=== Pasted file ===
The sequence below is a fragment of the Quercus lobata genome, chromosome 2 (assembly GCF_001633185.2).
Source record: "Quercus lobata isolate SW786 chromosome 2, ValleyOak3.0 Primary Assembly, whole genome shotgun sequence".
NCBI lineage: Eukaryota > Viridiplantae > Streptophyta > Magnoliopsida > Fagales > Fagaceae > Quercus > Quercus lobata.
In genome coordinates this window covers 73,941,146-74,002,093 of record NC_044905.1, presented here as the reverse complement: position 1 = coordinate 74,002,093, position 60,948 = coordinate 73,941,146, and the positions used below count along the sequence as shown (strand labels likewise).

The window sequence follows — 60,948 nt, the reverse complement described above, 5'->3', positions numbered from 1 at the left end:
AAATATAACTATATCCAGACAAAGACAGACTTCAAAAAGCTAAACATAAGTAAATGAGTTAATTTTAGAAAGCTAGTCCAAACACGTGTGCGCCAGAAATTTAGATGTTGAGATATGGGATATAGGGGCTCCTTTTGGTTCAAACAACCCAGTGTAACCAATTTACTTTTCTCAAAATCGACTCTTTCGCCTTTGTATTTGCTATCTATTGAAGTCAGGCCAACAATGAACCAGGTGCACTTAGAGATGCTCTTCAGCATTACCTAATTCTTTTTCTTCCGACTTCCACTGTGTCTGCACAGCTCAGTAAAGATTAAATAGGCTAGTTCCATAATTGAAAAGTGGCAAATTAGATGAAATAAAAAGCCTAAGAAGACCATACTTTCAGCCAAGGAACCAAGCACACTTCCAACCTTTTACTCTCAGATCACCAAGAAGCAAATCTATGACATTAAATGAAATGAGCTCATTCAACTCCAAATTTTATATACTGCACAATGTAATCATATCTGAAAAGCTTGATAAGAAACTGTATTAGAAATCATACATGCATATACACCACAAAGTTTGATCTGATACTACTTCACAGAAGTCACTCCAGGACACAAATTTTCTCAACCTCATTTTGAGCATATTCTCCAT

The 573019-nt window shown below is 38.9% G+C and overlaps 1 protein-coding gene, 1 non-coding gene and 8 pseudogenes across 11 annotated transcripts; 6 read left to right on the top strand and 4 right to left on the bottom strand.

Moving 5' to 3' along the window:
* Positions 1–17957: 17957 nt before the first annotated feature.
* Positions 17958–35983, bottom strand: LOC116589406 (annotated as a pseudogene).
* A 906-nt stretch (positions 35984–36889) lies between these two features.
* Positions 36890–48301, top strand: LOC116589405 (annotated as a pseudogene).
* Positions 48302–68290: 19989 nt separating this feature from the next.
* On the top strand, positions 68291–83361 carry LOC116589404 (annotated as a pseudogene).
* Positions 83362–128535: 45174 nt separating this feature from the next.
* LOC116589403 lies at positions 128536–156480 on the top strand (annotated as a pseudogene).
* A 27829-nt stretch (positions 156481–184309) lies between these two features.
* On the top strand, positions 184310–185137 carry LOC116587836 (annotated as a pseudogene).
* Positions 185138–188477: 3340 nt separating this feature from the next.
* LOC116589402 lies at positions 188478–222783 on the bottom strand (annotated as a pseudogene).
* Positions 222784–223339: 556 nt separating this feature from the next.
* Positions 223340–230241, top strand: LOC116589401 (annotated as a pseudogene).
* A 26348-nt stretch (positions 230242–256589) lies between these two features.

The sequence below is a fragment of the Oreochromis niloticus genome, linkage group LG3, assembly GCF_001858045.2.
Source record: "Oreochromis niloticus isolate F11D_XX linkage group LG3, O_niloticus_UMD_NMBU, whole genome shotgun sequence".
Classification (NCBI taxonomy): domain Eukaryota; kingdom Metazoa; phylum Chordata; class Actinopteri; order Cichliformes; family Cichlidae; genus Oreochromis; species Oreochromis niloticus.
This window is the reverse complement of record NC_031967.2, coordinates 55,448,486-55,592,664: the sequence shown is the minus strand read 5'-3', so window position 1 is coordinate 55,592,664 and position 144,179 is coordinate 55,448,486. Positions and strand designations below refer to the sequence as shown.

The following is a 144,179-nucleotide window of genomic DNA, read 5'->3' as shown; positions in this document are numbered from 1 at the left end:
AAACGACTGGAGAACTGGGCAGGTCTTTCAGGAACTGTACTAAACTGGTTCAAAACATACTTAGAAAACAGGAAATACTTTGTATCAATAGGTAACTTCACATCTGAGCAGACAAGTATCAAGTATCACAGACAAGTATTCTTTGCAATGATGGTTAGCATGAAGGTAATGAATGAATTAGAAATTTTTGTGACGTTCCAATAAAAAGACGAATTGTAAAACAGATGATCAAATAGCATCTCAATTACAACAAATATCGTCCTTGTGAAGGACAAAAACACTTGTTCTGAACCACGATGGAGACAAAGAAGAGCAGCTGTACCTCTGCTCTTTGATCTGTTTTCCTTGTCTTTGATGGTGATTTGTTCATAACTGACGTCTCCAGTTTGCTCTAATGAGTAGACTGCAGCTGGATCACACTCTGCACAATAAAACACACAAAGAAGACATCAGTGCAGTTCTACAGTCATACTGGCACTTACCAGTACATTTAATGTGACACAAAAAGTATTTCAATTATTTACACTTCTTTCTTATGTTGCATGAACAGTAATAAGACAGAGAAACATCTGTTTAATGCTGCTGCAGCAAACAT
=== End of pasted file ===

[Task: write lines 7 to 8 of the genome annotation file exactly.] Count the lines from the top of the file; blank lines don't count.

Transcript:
The 573019-nt window shown below is 38.9% G+C and overlaps 1 protein-coding gene, 1 non-coding gene and 8 pseudogenes across 11 annotated transcripts; 6 read left to right on the top strand and 4 right to left on the bottom strand.

Moving 5' to 3' along the window: